Incoming Fellow Erin Utz shares what’s shaping her project plans

By: Javacia Harris Bowser

When Erin Utz was accepted into the Albert Schweitzer Fellowship for the 2024-2025 term, she knew she wanted to embark on a project to improve medication access for an underserved community. However, the Auburn University Harrison College of Pharmacy student intentionally didn’t come into her fellowship year with a specific plan.

For her project, Erin is teaming up with Mercy Medical Clinic in Auburn, and she wants the patients and the providers there to guide her work. So, to kick things off, she has been interviewing patients to find out exactly what barriers keep them from accessing the medications they need.

Erin has asked patients about the factors that impact whether or not they seek medical care such as transportation or the availability of a healthcare provider. She asks about prescription costs and if they’ve used any resources such as Good Rx coupons or prescription assistance programs to help with purchasing medication.

“My goal is to get at least 30 participants and right now I’m about halfway there,” Erin shares. Next, she’ll interview healthcare providers to get their input as well.

“I’m also going to do a survey afterward with the providers at the clinic to find out what they believe can help address the patients’ barriers,” Erin says. “So that’s really going to mold what I want to do for my project.”

Erin suspects that the primary barrier to medication access for patients at Mercy Medical Clinic will be cost.

“Some medications can be really expensive,” she says.

She’s seen this firsthand. Erin works in the pharmacy at a local Wal-Mart.

“We get a lot of Mercy’s patients at our pharmacy coming to pick them up their medication and whenever they don’t have insurance and the cost is over $100 they can’t get it,” she explains. “But it’s often a medication they need in order to manage a chronic health condition that uncontrolled can be life-threatening.  It’s disheartening to see anytime that happens.”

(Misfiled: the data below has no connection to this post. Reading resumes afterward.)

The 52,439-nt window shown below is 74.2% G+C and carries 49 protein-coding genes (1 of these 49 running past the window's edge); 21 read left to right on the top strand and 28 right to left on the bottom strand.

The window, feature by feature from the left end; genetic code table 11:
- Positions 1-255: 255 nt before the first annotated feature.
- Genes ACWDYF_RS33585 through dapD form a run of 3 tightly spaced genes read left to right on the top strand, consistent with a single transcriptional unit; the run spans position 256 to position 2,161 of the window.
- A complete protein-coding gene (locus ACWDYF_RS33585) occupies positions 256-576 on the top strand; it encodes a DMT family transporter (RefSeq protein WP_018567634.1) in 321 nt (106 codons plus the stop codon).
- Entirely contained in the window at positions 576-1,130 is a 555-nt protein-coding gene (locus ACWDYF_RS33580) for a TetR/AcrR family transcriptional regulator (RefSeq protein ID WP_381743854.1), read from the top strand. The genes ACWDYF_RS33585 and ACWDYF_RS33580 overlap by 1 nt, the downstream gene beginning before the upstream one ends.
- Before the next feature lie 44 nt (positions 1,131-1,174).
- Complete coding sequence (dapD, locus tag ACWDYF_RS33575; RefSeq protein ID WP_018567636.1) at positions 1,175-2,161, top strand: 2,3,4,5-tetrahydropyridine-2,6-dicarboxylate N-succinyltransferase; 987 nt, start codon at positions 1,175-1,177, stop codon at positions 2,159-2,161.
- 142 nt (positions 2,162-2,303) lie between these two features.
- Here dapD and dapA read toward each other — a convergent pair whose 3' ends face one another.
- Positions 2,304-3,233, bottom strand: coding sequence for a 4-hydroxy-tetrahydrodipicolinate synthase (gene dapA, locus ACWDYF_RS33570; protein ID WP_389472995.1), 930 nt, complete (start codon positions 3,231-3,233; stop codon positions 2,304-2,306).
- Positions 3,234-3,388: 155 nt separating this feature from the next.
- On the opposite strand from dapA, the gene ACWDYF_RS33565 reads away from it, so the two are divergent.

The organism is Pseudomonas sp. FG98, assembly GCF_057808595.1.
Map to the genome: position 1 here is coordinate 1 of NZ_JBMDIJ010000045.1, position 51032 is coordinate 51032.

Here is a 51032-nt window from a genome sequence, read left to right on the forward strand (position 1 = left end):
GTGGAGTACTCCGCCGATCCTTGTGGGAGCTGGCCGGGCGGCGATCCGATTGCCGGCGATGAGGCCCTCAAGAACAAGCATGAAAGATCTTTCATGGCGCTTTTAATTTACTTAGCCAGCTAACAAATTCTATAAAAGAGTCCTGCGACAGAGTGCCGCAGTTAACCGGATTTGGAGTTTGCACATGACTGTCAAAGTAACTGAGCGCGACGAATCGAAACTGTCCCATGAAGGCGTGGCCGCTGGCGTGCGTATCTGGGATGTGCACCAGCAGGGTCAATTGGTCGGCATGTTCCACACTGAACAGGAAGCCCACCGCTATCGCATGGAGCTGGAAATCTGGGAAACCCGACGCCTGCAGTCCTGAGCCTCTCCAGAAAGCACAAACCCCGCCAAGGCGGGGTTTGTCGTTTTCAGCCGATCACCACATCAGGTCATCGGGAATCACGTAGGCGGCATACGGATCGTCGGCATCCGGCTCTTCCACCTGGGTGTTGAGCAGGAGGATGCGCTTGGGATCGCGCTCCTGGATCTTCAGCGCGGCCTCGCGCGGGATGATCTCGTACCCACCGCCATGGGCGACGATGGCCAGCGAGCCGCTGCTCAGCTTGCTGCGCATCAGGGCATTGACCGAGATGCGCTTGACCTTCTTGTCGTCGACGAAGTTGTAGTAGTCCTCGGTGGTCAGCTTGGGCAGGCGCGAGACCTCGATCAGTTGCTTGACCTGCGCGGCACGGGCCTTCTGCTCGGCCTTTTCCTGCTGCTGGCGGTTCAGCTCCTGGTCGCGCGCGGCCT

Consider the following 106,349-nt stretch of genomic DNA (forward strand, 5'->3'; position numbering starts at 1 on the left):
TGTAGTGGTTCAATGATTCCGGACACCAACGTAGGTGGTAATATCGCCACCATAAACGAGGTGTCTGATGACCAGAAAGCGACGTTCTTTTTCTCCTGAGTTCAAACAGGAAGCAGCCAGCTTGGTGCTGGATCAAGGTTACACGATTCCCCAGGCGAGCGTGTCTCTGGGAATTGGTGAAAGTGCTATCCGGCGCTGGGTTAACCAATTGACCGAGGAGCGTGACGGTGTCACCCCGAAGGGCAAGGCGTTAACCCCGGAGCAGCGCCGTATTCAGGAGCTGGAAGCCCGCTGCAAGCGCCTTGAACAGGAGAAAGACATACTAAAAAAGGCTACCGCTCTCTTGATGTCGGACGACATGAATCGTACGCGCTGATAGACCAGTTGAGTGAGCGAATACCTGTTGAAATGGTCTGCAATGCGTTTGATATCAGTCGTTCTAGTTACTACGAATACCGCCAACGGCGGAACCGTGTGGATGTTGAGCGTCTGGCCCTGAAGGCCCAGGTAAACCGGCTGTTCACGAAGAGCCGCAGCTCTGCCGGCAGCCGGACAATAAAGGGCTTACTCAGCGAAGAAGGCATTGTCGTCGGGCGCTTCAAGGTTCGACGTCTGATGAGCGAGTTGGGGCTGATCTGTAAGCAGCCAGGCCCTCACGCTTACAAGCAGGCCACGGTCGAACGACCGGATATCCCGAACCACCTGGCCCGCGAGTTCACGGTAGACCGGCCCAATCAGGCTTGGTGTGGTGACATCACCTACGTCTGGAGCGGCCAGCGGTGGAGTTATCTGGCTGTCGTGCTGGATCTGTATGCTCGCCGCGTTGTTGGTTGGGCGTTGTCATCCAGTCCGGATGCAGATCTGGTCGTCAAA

She says she wishes she could just pay for the medication herself but she knows she can’t. What she can do is try to make a difference through her Albert Schweitzer Fellowship.

It was Mercy Medical Clinic that inspired her to pursue pharmacy.

“Before I started pharmacy school, I had shadowed my academic advisor Jeanna Sewell at the clinic, just to make sure I wanted to do pharmacy, and I just fell in love with what she did there and the way she helped the patients and the way the whole clinic was functioning,” Erin says. “I’m not doing this for money; I’m doing this to help patients.”

Once she finishes school, Erin hopes to work in a clinic that serves underinsured patients. She believes her ASF project will help prepare her for this work.

“I will learn how to develop and implement a service project so when I go on and graduate into my own career, if I see a need, I will understand and know the steps to create a way to address it,” she says.

Erin has already been investigating possible solutions to the barrier of medication cost. One idea she was excited about – automatic refills on prescriptions provided by an organization that supplies free medications to clinics across the country and around the world – hasn’t worked out. But Erin knows that her fellowship year won’t be without challenges and that nearly every project must pivot.

She’s ready to broaden and shift her plans if needed.

“It’s not just the patients at Mercy that need help with medication access,” she says. “There are plenty in our community.”

She’s hoping to use Mercy Medical Clinic as a hub to make an even bigger impact. But she’s also ready to switch her focus if needed.

“I’m just being open and willing, even if I need to completely shift from medication access to something completely different,” she said. “I’m okay with that as long as I’m making a difference somewhere.”